Blue Cross parent firm sued over big profits, big bonuses

By Mike Dennison
Independent Record (Helena, Mont.), May 28, 2014

The parent firm of Blue Cross and Blue Shield of Montana has been sued by a benefits-administration group that says the Chicago-based insurance giant is hoarding excess profits and unduly enriching its executives.

The lawsuit, filed last week in federal court in Chicago, said Health Care Service Corp. is breaching its contract with customers by running up excess profits of nearly $5 billion.

The Chicago Tribune first reported on the lawsuit, which said that money should have been distributed to HCSC customers as a paid dividend, reduced prescription drugs costs or lower premiums. Instead, HCSC used some of the money to pay nearly $100 million in bonuses to its top executives from 2011-2013, the suit said.

The Lee Newspapers State Bureau reported last year that HCSC Chief Executive Patricia Hemingway Hall received $16 million in compensation in 2012, including a $14.9 million bonus.

In all, the company’s top 10 executives took home $53 million in bonuses for 2012, when the company reported $1 billion in net revenue.

Figures on HCSC’s executive pay for 2013 weren’t immediately available Wednesday.

HCSC, which has 8.5 million fully insured customers, owns Blue Cross plans in Montana, Texas, Illinois, New Mexico and Oklahoma.

The company bought Blue Cross and Blue Shield of Montana last year for $40 million. In Montana, HCSC has about 250,000 customers.

John Doran, a Blue Cross spokesman in Montana, said Wednesday that HCSC is “in the process of analyzing the pending litigation and will determine (its) next steps.”

The suit was filed by Babbit Municipalities Inc., a Chicago-based benefits administration company that does business as Group Benefits Associates, working primarily with labor unions. The company asked the court to certify the lawsuit as a class-action that would include all of HCSC’s fully insured business.

The Chicago law firm representing Babbit is one of the largest consumer class-action firms in the country, according to the Tribune, and has brought dozens of consumer lawsuits against large, prominent companies.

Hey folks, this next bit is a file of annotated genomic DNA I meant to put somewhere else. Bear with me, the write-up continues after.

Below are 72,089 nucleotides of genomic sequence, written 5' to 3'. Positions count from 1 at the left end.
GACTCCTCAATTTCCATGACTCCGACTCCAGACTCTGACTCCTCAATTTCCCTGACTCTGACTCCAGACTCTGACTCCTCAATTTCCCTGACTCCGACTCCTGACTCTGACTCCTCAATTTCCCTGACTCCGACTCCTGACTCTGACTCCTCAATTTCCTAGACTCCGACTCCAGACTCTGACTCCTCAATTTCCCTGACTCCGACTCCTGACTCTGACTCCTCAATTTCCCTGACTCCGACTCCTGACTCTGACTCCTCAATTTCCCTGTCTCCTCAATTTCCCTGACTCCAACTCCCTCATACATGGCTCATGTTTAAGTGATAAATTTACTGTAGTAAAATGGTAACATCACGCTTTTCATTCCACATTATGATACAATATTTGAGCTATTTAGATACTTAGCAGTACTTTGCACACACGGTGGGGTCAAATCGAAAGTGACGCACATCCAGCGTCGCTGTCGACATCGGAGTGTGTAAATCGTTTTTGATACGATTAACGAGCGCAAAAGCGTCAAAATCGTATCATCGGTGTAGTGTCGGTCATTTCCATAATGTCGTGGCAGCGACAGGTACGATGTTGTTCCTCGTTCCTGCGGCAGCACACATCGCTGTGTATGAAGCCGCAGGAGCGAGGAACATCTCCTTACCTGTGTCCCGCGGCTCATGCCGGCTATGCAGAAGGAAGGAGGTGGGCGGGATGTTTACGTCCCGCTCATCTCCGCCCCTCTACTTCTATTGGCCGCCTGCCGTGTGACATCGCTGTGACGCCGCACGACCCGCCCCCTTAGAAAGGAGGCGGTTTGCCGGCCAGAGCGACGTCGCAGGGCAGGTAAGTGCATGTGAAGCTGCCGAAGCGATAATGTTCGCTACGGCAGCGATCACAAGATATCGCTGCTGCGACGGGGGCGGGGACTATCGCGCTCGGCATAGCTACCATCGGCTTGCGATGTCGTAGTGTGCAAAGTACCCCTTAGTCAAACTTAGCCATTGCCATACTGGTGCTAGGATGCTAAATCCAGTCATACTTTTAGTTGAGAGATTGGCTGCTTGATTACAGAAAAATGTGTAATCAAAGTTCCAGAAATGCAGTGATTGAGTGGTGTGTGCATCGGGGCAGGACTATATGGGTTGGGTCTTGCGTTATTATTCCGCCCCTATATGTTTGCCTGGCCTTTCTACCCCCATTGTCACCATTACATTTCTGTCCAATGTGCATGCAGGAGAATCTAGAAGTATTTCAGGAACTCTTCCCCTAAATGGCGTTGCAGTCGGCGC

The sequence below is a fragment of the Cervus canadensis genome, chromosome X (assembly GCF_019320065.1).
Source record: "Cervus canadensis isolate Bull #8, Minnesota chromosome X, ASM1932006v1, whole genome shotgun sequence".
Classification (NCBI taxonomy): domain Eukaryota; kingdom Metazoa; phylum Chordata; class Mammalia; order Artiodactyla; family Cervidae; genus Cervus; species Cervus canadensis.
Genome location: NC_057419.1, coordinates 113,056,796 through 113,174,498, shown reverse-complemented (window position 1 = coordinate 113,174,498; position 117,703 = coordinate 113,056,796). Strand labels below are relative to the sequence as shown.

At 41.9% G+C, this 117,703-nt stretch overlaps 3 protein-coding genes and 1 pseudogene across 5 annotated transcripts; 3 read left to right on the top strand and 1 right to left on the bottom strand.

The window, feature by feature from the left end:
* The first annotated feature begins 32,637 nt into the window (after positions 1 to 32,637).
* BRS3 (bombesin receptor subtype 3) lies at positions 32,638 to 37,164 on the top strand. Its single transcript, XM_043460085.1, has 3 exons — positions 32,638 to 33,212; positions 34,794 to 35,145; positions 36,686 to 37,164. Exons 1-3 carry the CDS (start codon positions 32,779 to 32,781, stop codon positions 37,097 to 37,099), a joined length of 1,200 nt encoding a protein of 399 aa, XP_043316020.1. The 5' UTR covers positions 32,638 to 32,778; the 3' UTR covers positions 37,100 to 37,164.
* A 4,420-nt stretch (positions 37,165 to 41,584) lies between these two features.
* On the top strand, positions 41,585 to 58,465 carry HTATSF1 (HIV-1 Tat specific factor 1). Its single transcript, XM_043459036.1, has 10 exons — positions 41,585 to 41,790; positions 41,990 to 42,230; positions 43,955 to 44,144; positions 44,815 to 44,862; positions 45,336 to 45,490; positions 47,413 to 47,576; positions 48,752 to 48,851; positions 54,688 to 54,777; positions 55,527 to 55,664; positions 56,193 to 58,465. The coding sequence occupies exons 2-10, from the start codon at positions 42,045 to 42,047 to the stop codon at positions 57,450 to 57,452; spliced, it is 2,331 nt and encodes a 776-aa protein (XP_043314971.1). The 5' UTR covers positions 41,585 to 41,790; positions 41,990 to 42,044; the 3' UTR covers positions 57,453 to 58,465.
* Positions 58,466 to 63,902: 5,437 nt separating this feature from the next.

The lawsuit said HCSC had a $10.3 billion reserve at the end of last year when it needs only $5.4 billion in reserves.

Holding such a large reserve “obliterates (the company’s) purpose as a nonprofit mutual corporation and exceeds the bounds of proper business judgment,” the lawsuit said, and makes the company effectively a for-profit firm that provides “no substantial mutual benefit to its members.”

HCSC posted net income of $684 million last year and $1 billion a year in 2010, 2011 and 2012, the Tribune reported.


2013 salaries for Blue Cross executives in Montana

By IR State Bureau
Independent Record (Helena, Mont.), May 29, 2014

While Blue Cross and Blue Shield of Montana’s parent company is being sued over allegedly excessive bonuses paid to its executives, its top executives in Montana actually saw a pay cut last year.

Mike Frank, who’s now president of the Montana Division of Health Care Service Corp., received about $228,000 in compensation last year, including a $224 bonus.

In 2012, the year before Montana Blue Cross was purchased by HCSC, Frank was paid $635,000 as president and CEO of the Montana health insurer, including a $213,000 bonus.

HCSC, based in Chicago, bought Blue Cross and Blue Shield of Montana last year. A lawsuit filed last week alleges that HCSC has made excessive profits and used some of that money to pay millions of dollars in bonuses to its executives.

Last year, after HCSC bought Montana Blue Cross, its highest-paid executive in Montana was Mark Burzynski, the vice president for provider services. He received $334,700 in compensation, including a $190,000 bonus. That amount is $14,000 less than he was paid the previous year by Blue Cross.

Other top HCSC Montana executives’ salaries last year were:

  • Frank Cote, vice president of Montana sales, $184,000 – about $37,000 less than he received in 2012.
  • Monica Berner, vice president and chief medical officer, $164,000, or $47,000 less than in 2012.
  • James Spencer, chief actuary, $159,300 – about $121,000 less than in 2012.